The Police reported that a man who was previously rushed to the hospital during a recent fire incident that occurred in Medalaii on Friday night, April 12, had allegedly attempted to take his own life.
The man (name concealed for his mental well-being), 31, allegedly ignited the fire that razed his own residence, according to the information provided by the Ministry of Justice Public Information Officer Keiden Kintol.
Based on the police report, authorities received a call at around 7pm of the same date notifying them that a fire was burning close to the said residential house. Shortly after, another caller notified them that another fire was also set in the kitchen area of the same house. Another caller also reported seeing the man allegedly inflicting self-harm.
Police then responded to the scene at around 7pm and found that some witnesses had managed to rescue the man from trying to harm himself.
An actual video of the incident that was shared to Island Times showed four men apparently lifting the man away from the burning building.
The men then put him on the ground near the police car. He was then rushed by the authorities to the hospital for immediate treatment. As of this writing, the man remained to be at the hospital.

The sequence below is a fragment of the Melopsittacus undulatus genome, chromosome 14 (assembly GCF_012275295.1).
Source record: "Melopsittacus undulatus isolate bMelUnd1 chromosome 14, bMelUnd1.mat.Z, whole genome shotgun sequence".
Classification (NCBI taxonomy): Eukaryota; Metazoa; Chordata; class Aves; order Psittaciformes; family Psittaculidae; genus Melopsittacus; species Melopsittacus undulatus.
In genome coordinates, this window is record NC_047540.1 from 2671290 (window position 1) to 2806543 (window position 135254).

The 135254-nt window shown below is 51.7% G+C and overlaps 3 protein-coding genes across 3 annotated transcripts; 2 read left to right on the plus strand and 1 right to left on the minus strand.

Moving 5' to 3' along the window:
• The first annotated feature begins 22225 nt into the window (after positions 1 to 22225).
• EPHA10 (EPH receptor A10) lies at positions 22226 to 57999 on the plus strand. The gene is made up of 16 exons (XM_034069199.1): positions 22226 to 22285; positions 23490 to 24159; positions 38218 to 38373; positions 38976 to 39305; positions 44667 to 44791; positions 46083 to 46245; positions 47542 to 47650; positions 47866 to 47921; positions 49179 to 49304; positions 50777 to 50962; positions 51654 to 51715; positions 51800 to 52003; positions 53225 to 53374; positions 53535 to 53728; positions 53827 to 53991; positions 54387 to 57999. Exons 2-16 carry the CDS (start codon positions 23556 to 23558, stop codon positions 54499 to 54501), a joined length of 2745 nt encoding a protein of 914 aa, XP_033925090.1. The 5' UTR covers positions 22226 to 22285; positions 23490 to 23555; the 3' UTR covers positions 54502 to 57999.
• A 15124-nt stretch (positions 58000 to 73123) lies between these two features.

According to the police, three fire trucks were used to extinguish the fire which was eventually declared out by around 9pm.
In our previous report, the Ministry of Health’s Division of Behavioral Health had underscored the importance of listening to people who open up about and show suicidal tendencies, explaining further that talking about suicide actually makes them think twice about doing it.
Dr. Constantine Dela Cruz, a Filipino psychiatrist at the Division of Behavioral Health, told the media during a press conference last year that he observed how talking about suicide is considered a taboo by locals here.
“When we encounter patients who have suicidal tendencies, it is important that we should be aware [that] by talking about it, we are not actually pushing the person to commit suicide but we are making them think twice about it,” Dela Cruz said.
Listening to the patient is actually the first step to reaching out to them, Dela Cruz said, adding that if one feels that he or she cannot handle the weight of the things being divulged by a patient, they can always refer the person to the counselors or the psychiatrists.
Dela Cruz also said that they wanted to involve the family on mental health matters, hence, they are conducting family meeting and have been in coordination with the school officials.
The Palau Behavioral Advisory Council (PBAC) has a 24/7 hotline available for those who want to ask for help. (Rhealyn C. Pojas)